NCDOT Issues Transit Oriented Development Rail Study

A new study compiled by the North Carolina Department of Transportation is designed to help communities along the S-Line rail corridor in the central part of the state develop Transit Oriented Development or TOD projects.

[Above photo by NCDOT]

The agency explained that TOD creates a “compact development” mix of housing, office space, retail, civic spaces, and neighborhood amenities near a “mobility hub” that brings together in one location public transit, ride-sharing services, and other modes of travel.

The study explores the development along the S-Line rail corridor, which is a key missing link between Raleigh, NC, and Richmond, VA – a corridor that aims to improve rail connections between the Southeastern U.S. and Washington, D.C., and places further north.

[Editor’s note: The Federal Transit Administration recently made $13.4 million worth of grants available via a notice of funding opportunity through its Pilot Program for Transit-Oriented Development or TOD planning program. The application period closes on October 10.]

Photo by NCDOT

Through the TOD study, communities along the S-Line would leverage the future benefits of rail to plan for improved mobility and access, increased housing, downtown vibrancy, higher quality of life and economic vitality, the agency pointed out.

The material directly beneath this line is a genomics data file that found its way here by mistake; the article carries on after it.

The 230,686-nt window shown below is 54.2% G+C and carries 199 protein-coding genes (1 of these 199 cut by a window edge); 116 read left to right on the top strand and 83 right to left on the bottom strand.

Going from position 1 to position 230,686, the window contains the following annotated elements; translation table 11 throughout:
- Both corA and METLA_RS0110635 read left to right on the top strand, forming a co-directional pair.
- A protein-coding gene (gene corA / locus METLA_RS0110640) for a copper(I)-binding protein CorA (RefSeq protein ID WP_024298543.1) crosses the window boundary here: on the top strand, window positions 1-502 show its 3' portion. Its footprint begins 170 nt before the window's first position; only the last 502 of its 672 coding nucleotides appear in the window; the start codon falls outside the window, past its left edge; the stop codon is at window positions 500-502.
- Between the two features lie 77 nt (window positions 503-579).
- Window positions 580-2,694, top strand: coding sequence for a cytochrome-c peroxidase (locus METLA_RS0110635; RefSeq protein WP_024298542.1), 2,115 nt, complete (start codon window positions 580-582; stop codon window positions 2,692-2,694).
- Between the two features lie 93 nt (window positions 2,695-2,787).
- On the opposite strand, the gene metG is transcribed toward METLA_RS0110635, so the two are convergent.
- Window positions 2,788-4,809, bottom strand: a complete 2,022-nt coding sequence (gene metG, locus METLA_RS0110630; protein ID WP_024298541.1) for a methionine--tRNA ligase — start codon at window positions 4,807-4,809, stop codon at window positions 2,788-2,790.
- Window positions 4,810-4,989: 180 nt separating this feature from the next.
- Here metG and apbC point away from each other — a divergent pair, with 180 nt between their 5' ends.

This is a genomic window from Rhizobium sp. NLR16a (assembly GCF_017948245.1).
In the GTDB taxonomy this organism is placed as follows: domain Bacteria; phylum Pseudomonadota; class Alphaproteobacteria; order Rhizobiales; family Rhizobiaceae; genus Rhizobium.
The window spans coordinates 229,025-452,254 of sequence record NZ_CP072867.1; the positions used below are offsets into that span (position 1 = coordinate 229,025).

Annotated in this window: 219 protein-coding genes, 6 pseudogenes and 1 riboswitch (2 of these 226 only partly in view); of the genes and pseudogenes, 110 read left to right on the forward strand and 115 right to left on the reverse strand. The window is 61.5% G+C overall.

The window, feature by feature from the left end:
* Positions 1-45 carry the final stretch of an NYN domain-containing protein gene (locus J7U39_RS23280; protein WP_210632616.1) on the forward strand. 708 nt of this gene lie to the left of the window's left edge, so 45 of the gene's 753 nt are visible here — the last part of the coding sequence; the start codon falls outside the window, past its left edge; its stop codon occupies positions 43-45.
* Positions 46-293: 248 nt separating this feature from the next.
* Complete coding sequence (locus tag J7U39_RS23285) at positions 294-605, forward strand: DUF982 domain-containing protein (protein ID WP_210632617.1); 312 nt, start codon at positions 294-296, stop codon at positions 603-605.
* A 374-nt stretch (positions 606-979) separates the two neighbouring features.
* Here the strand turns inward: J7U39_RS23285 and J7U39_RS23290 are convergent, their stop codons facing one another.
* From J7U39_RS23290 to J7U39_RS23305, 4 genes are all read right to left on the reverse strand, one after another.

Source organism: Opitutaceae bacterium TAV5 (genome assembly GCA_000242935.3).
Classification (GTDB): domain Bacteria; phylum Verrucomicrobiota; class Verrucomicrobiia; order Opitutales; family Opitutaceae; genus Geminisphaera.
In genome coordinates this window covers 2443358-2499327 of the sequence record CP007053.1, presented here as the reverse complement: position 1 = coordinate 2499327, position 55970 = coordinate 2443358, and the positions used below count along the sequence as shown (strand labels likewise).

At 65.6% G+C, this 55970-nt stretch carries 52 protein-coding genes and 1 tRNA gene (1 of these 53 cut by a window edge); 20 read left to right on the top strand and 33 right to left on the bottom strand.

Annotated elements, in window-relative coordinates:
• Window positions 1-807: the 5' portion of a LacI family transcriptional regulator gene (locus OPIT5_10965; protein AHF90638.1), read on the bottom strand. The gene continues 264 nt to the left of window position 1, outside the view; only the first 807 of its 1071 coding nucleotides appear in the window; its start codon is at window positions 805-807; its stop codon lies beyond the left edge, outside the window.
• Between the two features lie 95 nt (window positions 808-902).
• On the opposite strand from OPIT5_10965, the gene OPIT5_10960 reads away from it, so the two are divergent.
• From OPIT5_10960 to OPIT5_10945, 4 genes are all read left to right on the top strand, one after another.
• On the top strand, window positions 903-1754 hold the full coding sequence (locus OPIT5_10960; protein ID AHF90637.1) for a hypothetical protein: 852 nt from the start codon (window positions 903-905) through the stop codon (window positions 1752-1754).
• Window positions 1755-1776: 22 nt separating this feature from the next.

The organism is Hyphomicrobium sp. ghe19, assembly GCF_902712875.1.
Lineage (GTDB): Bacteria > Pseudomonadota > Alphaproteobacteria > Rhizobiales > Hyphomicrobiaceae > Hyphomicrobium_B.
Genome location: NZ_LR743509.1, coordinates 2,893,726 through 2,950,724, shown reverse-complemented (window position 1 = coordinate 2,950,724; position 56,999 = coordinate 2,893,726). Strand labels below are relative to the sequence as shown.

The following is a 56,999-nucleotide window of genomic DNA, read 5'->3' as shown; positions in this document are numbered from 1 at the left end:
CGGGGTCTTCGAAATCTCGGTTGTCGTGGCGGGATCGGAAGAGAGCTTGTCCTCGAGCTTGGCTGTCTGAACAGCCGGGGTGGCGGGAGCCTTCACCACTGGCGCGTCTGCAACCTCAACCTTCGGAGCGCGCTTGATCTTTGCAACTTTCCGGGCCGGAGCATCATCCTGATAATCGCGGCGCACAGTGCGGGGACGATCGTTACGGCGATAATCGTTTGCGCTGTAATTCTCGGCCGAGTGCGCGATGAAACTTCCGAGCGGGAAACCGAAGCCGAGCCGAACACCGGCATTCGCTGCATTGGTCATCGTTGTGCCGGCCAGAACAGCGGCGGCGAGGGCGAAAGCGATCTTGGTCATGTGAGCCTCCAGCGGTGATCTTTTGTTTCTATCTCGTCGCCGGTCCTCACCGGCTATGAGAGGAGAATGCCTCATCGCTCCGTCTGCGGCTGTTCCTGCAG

“The study is the result of a close partnership between NCDOT and the S-Line communities to understand how passenger rail can help each community achieve their goals,” noted Julie White, NCDOT deputy secretary for multimodal transportation, in a statement.

 “From more affordable housing to more walkable vibrant town centers, the study provides guidance to the towns for how to make the most of the future passenger rail opportunity,” she said.

The S-Line TOD study evaluated market conditions, affordable housing considerations, multimodal transportation opportunities, and regulatory conditions in several central North Carolina communities – proposing transportation improvements that would meet a vision responsive to each communities’ needs.

The NCDOT integrated mobility and rail divisions partnered with seven North Carolina communities – Sanford, Apex, Raleigh, Wake Forest, Youngsville, Franklinton, Henderson, and Norlina – to complete the study. The process evaluated previous transportation planning efforts, the potential for real estate market demand, and affordable housing considerations.

Other planning factors included economic development, multimodal connectivity, environmental sustainability, and quality of life.

Each participating community received a “playbook” with recommendations to continue planning and development efforts. The “playbook” included sites to consider for transportation-focused development, a timeline for executing goals, and projects needed to complete multimodal transportation initiatives.

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